Technology—specifically that of screen-based devices—is integral to our everyday lives and often provides children with opportunities to learn and grow. But many kids are overdosing on screens in a way that raises their risk of obesity, according to a new scientific statement released by the American Heart Association and published in its journal Circulation. The statement notes that kids' screen time is associated with higher sedentary behaviors (aka any form of lazing around), which can contribute to weight and health concerns.
The statement was developed by a panel of experts who reviewed existing scientific literature from the past 20 years, which was based almost entirely on self-reported screen time. The data didn't nod to what type of device was used, or the context in which it was used, so the studies weren't designed to show cause and effect. Nonetheless, the researchers found that while TV viewing on actual TVs has decreased, the amount of time kids spend viewing content on a variety of other higher-tech devices has made for more screen time overall. Current estimates are that 8- to 18-year-olds spend more than 7 hours using screens daily.
While more research is needed, Tracie A. Barnett, Ph.D., a researcher at the INRS-Institut Armand Frappier and Sainte-Justine University Hospital Research Center, in Montreal, Canada, and the chair of the writing group speculated on the connections between screen time and obesity in an AHA press release: “Although the mechanisms linking screen time to obesity are not entirely clear, there are real concerns that screens influence eating behaviors, possibly because children ‘tune out’ and don’t notice when they are full when eating in front of a screen. There is also evidence that screens are disrupting sleep quality, which can also increase the risk of obesity."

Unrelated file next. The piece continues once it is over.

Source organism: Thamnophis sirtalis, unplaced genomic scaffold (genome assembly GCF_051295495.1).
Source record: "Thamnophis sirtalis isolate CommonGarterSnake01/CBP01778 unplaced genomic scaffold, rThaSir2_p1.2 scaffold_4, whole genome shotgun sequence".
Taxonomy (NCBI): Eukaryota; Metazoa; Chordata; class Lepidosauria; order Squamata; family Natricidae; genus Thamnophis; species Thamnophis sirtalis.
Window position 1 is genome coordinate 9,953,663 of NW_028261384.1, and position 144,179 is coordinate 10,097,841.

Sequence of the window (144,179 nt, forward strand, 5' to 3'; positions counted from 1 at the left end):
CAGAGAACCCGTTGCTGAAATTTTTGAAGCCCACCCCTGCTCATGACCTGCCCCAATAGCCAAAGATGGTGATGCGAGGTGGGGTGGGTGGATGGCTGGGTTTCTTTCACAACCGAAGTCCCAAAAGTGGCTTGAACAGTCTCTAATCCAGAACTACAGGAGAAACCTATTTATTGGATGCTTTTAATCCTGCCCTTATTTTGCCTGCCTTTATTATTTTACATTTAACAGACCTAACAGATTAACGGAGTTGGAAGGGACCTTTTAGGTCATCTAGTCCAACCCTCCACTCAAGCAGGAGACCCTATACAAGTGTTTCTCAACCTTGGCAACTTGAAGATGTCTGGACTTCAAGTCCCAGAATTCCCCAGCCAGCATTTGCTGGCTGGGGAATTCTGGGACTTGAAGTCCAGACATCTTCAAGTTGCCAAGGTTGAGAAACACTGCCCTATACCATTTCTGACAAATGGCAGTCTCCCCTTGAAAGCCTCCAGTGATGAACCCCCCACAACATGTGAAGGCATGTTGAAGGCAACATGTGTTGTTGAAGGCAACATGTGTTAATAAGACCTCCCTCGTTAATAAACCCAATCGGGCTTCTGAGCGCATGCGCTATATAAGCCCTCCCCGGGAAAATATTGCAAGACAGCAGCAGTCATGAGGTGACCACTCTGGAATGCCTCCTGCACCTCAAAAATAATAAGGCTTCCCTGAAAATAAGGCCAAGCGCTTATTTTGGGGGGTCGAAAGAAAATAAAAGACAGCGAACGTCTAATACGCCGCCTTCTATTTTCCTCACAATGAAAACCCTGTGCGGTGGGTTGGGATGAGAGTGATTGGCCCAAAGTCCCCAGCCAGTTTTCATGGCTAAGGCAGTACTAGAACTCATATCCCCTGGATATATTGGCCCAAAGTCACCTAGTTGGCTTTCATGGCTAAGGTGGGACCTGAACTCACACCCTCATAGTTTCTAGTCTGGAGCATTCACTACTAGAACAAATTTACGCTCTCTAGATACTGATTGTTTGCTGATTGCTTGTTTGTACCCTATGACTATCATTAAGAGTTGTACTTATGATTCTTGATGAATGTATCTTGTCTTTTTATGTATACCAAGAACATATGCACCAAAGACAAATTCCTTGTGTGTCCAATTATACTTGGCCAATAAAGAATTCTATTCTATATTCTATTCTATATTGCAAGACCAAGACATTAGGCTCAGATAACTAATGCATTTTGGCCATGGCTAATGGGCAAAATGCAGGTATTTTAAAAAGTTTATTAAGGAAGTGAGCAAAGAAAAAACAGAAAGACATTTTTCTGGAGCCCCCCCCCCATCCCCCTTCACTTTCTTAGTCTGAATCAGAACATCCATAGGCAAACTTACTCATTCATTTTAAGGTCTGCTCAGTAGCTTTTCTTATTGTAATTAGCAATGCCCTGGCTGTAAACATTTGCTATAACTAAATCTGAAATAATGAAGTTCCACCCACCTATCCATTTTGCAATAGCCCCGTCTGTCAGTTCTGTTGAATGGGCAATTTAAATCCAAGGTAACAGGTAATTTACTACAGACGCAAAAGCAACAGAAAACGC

She tells Parents.com that hormonal disruptions that occur without adequate sleep and increased exposure to food advertising that impacts behaviors may be two other factors at play.
It also bears noting that the amount of time parents spent glued to their devices is a main risk factor for kids' screen time, sedentary behavior, and in turn, obesity.
"Parents behaviors will be repeated in the kids," Barnett says. "There are studies that show when there are regulations in the home or when that environ is organized in such a way to limit access to screens, that screen time consumption will go down. In addition, those regulations have to be enforced. These are things that can be discussed as a family. What are reasonable limits to be placed? We're not trying to demonize these screen-based devices, but there are times and occasions that should be screen-free."
In particular, she advocates taking screens out of bedrooms so sleep can be more easily achieved and away from the dining table, so meal time can be about connecting with one another face-to-face. And more time spent outdoors, the better.
Ultimately, Barnett hopes this statement raises awareness of the issue and empowers parents. "I think they have a lot of power and authority over what happens in the household, especially over younger children," she says. "I think their own behaviors can send a powerful message and they may not even be aware of their own excessive screen time sometimes. it feels like an essential tool. All of us can get hooked; it's ubiquitous—almost like an appendage now. But these devices can have these adverse impacts on your engagement with your child, on their social relationships, on the time they spend outdoors, their sleep quality, their diet. The effects are far-reaching and far-ranging, so early on, these habits should be monitored."
Current AAP recommendations state that kids under the age of 18 months have no screen time, those under 5 have just 1 hour, and those over 6 have consistent limits. The AHA recommends just 1-2 hours for kids over 6.